I had seen it on postcards and shortbread tins, spotted it on tourism adverts and posters.
It’s apparently Scotland’s most-photographed castle (in a country with thousands of the things, that’s quite a title), and yet I wasn’t quite sure where it was, or even what it was called.
That was until this spring, while driving on the scenic (read: long) route to Inverness from the Isle of Skye, there it was in front of us in all its glory.
Eilean Donan Castle.
On the calmest, brightest day of the year so far, Eilean Donan Castle looked as if it was floating on the glistening surface of the water, at a spot where three sea lochs converge. The turrets, the rocky island on which it sits, the arched bridge to the battlements – it all invited a second glance, then a third and a fourth.
As touristy as it may be, I was grinning with excitement at seeing this Scottish architectural icon first-hand. This was the first time I had returned to Scotland since moving to the USA over a year before, and something about the sight made me swell with emotion, made me stop to reflect that this land of castles and mountains and lochs is part of who I am.
After some coffee and shortbread in the visitor’s centre – accompanied by the soundtrack of Runrig’s greatest hits – it was time to go inside.
For £7 each, my Dad and I toured the interior of the castle where, sadly, photographs were not permitted. First we were treated to the history of the building, home to the Macrae Clan; the staff asked where we were all from before they launched into the Castle’s past, and even made my Dad take part in the story when they found out he spoke Gaelic.
The building we were standing in was not the one that was first built sometime in the 12th or 13th century. While the castle grew in various forms over the years – it was garrisoned by the Macraes on behalf of the Mackenzies from 1509, and hornwork was added to the building in the 16th century – we learned that it was reduced to rubble in 1719.
That was the year it was occupied by Spanish soldiers who had arrived to support the Jacobite uprising; the Government responded by bombarding the castle, and it remained abandoned and ruined for nearly 200 years afterwards. It wasn’t until 1911 that the fortunes of this now-beautiful building started to look up, when it was bought by John Macrae-Gilstrap. Plans to restore it to its former glory began in 1913, and by 1932 the reconstruction was complete.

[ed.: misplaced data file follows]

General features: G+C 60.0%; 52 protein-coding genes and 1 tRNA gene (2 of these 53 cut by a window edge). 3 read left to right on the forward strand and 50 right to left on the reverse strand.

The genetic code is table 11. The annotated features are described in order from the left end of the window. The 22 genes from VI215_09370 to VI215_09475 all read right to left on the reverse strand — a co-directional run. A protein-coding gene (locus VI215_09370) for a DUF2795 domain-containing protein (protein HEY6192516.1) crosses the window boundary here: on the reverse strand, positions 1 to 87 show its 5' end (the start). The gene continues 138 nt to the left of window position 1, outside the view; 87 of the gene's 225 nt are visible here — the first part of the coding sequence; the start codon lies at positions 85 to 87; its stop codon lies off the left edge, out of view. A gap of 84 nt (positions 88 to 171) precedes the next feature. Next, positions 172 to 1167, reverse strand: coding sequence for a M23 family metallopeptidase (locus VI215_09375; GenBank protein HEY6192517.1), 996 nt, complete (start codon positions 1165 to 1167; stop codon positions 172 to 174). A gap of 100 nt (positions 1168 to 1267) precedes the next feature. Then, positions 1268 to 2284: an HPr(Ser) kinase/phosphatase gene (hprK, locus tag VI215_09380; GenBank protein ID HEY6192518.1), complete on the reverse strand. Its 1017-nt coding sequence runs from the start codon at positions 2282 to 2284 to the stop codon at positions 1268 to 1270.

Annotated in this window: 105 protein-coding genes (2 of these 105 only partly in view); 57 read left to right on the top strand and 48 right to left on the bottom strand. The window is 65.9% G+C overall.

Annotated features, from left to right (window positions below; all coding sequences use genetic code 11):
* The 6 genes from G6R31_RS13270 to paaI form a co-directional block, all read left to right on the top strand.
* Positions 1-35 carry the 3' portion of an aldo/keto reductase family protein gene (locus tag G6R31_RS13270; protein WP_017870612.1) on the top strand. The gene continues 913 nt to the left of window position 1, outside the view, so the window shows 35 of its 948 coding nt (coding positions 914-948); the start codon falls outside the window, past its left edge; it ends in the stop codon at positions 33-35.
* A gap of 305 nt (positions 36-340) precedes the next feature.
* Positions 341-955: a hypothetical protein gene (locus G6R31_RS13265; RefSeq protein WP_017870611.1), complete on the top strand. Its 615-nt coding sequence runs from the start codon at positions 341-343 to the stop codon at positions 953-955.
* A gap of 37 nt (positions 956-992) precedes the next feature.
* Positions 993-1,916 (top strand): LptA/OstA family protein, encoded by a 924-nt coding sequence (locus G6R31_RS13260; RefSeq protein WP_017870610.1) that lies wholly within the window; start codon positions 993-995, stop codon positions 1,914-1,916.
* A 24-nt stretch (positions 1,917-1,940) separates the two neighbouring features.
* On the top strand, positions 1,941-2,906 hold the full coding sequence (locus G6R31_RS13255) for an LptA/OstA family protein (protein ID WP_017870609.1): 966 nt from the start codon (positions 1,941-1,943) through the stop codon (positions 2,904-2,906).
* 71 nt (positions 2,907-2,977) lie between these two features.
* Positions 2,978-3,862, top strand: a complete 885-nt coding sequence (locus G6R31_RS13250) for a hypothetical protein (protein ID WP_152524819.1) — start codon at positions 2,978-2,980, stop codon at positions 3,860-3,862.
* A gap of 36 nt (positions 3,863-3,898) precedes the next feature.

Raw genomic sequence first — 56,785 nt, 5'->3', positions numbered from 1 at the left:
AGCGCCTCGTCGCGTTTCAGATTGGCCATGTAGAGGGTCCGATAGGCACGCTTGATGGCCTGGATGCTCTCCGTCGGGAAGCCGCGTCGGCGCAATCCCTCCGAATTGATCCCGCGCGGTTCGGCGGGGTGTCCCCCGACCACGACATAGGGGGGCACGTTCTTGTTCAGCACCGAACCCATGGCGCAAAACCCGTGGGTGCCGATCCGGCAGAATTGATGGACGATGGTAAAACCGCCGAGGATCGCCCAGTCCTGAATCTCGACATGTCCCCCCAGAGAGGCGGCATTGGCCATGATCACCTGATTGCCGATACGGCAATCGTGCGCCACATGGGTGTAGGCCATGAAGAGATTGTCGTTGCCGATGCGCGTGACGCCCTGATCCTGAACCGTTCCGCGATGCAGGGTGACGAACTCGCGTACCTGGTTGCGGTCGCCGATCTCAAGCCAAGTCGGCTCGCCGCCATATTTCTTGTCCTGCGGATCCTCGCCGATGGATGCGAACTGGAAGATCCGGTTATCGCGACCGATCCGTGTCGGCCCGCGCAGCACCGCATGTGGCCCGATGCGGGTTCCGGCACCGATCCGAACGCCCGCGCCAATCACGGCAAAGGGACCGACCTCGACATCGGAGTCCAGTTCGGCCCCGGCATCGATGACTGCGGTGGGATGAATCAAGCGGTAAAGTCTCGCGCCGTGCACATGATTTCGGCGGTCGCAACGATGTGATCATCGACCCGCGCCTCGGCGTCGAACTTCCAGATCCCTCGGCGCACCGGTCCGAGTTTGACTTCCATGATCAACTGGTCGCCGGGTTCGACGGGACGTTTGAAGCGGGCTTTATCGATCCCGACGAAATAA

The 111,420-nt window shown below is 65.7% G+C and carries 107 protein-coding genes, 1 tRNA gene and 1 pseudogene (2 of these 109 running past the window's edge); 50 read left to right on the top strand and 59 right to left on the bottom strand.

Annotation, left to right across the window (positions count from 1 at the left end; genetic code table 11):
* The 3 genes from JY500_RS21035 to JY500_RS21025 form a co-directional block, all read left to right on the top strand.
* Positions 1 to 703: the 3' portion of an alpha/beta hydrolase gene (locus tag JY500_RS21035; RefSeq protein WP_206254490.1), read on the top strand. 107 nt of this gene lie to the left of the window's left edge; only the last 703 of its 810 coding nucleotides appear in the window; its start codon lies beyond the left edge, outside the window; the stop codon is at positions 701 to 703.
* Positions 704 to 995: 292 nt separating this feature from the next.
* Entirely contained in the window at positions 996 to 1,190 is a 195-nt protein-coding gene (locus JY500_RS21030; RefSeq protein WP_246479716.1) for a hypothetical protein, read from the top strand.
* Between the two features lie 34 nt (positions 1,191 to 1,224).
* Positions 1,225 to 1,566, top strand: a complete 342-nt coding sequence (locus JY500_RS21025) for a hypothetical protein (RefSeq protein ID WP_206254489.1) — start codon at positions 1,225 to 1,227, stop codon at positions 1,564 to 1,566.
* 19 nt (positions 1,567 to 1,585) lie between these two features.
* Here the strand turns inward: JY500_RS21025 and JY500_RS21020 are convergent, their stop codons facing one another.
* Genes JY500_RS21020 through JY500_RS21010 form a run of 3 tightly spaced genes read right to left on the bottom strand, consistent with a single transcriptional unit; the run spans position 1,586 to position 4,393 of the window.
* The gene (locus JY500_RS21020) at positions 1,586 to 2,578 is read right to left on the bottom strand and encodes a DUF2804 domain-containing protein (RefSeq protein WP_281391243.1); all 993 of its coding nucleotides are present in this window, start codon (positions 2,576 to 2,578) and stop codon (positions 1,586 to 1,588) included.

I have to say, as a recent convert to the Outlander TV series, I was rather taken with the 18th century touches and historical anecdotes and artefacts throughout the building.
I noted the dresses with extra-large hips (similar to those worn in the series) on display in one of the corridors, and followed the illustrated story of Jacobite history listed by date on one of the walls.
The entire castle is richly decorated in keeping with days gone by: extravagant bedrooms with thick curtains and four-poster beds, and kitchens decked out with pots, pans, and pretend feasts ready to go down to the elegant Banqueting Hall, where life-size portraits and tapestries line the walls. To say I was impressed with the attention to detail throughout the building would be an understatement.
Exploring Eilean Donan Castle was a way of exploring Scotland’s history as it played out in this part of the country.
As I climbed narrow spiral staircases and inched out onto the battlements, I could just imagine what was happening in these very spots hundreds of years before. And it wasn’t just Eilean Donan Castle itself that awed, inside and out, but the views from atop its walls: from the castle, you’re rewarded with beautiful panoramas across to the Isle of Skye, the mountains of Kintail, and over the waters of Loch Duich, Loch Long, and Loch Alsh.
Safe to say, I now understand why Eilean Donan Castle is one of Scotland’s most photographed – and popular – tourist sights, and why its image adorns so many souvenirs.
The castle really is a Scottish icon, and as we learned, there’s so much more to it than the impressive exterior. My advice? On any visit to the Scottish Highlands, Eilean Donan Castle needs to be on your itinerary. You never know, the sight of it might make you feel a wee bit emotional, too.
NEED TO KNOW
How to get there: Eilean Donan Castle is located on the west coast of Scotland, just outside the small village of Dornie on the main road (the A87) to the Isle of Skye. It will definitely be easier to visit if you have a car.
When to visit: Eilean Donan is closed on Christmas Day, Boxing Day, and for the month of January – but for the rest of the year it’s open to visitors! (Check the website before you go, though, because it’s occasionally closed for lucky couples who hire it out for their weddings.)